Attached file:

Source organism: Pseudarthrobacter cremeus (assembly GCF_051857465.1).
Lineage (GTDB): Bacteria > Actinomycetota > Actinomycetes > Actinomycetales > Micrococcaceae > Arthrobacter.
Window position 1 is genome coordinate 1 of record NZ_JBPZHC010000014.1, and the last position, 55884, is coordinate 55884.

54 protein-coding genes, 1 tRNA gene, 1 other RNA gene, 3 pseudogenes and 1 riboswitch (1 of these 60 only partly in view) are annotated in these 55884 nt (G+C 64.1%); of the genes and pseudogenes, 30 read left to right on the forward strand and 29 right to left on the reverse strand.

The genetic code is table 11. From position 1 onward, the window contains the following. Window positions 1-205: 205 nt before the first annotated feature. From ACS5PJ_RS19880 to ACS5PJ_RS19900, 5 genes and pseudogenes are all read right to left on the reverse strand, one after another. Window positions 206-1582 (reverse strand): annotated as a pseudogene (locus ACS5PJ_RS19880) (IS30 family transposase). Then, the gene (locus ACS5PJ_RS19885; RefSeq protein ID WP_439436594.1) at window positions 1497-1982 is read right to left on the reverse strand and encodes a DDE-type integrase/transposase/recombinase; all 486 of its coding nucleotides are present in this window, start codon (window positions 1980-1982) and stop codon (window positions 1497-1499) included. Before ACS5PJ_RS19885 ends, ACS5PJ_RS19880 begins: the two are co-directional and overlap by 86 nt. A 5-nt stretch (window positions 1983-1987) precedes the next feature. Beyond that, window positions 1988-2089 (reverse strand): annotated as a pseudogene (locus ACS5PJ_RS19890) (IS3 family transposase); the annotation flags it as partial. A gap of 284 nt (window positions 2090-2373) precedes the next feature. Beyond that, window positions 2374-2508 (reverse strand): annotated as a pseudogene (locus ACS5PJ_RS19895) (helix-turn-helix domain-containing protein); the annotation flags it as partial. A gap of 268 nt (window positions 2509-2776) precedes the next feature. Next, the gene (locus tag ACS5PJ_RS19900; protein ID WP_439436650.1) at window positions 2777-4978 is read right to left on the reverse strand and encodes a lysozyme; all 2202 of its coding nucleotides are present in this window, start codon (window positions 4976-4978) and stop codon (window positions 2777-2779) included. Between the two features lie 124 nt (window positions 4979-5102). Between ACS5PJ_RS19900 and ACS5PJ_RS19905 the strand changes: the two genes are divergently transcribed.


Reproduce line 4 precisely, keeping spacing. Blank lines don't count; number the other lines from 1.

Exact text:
54 protein-coding genes, 1 tRNA gene, 1 other RNA gene, 3 pseudogenes and 1 riboswitch (1 of these 60 only partly in view) are annotated in these 55884 nt (G+C 64.1%); of the genes and pseudogenes, 30 read left to right on the forward strand and 29 right to left on the reverse strand.